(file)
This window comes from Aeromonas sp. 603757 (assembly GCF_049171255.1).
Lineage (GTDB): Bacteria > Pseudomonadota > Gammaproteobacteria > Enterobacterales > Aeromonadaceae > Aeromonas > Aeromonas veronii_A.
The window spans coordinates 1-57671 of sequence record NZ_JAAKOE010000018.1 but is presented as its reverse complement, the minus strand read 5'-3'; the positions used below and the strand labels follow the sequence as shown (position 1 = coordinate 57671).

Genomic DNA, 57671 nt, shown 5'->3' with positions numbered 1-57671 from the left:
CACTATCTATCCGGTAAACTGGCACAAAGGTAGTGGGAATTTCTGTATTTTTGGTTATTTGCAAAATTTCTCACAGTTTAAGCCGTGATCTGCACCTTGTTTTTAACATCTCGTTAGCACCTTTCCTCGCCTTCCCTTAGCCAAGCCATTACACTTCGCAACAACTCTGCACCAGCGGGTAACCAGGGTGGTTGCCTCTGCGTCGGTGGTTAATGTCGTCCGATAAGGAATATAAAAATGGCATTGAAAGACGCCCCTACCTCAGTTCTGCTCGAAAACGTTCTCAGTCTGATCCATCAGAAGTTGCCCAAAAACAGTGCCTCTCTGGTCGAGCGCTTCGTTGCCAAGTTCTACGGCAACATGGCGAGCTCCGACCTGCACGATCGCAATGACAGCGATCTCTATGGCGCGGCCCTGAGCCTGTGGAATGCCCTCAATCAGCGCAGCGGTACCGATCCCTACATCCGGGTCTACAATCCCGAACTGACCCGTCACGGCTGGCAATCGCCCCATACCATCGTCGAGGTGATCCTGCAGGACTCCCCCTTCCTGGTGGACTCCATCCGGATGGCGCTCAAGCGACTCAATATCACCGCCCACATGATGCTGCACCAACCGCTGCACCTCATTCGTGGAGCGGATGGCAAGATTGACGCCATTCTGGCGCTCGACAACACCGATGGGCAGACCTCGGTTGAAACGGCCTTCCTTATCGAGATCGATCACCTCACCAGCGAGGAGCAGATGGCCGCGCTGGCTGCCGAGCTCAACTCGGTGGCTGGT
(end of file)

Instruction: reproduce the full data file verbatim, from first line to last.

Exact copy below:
This window comes from Aeromonas sp. 603757 (assembly GCF_049171255.1).
Lineage (GTDB): Bacteria > Pseudomonadota > Gammaproteobacteria > Enterobacterales > Aeromonadaceae > Aeromonas > Aeromonas veronii_A.
The window spans coordinates 1-57671 of sequence record NZ_JAAKOE010000018.1 but is presented as its reverse complement, the minus strand read 5'-3'; the positions used below and the strand labels follow the sequence as shown (position 1 = coordinate 57671).

Genomic DNA, 57671 nt, shown 5'->3' with positions numbered 1-57671 from the left:
CACTATCTATCCGGTAAACTGGCACAAAGGTAGTGGGAATTTCTGTATTTTTGGTTATTTGCAAAATTTCTCACAGTTTAAGCCGTGATCTGCACCTTGTTTTTAACATCTCGTTAGCACCTTTCCTCGCCTTCCCTTAGCCAAGCCATTACACTTCGCAACAACTCTGCACCAGCGGGTAACCAGGGTGGTTGCCTCTGCGTCGGTGGTTAATGTCGTCCGATAAGGAATATAAAAATGGCATTGAAAGACGCCCCTACCTCAGTTCTGCTCGAAAACGTTCTCAGTCTGATCCATCAGAAGTTGCCCAAAAACAGTGCCTCTCTGGTCGAGCGCTTCGTTGCCAAGTTCTACGGCAACATGGCGAGCTCCGACCTGCACGATCGCAATGACAGCGATCTCTATGGCGCGGCCCTGAGCCTGTGGAATGCCCTCAATCAGCGCAGCGGTACCGATCCCTACATCCGGGTCTACAATCCCGAACTGACCCGTCACGGCTGGCAATCGCCCCATACCATCGTCGAGGTGATCCTGCAGGACTCCCCCTTCCTGGTGGACTCCATCCGGATGGCGCTCAAGCGACTCAATATCACCGCCCACATGATGCTGCACCAACCGCTGCACCTCATTCGTGGAGCGGATGGCAAGATTGACGCCATTCTGGCGCTCGACAACACCGATGGGCAGACCTCGGTTGAAACGGCCTTCCTTATCGAGATCGATCACCTCACCAGCGAGGAGCAGATGGCCGCGCTGGCTGCCGAGCTCAACTCGGTGGCTGGT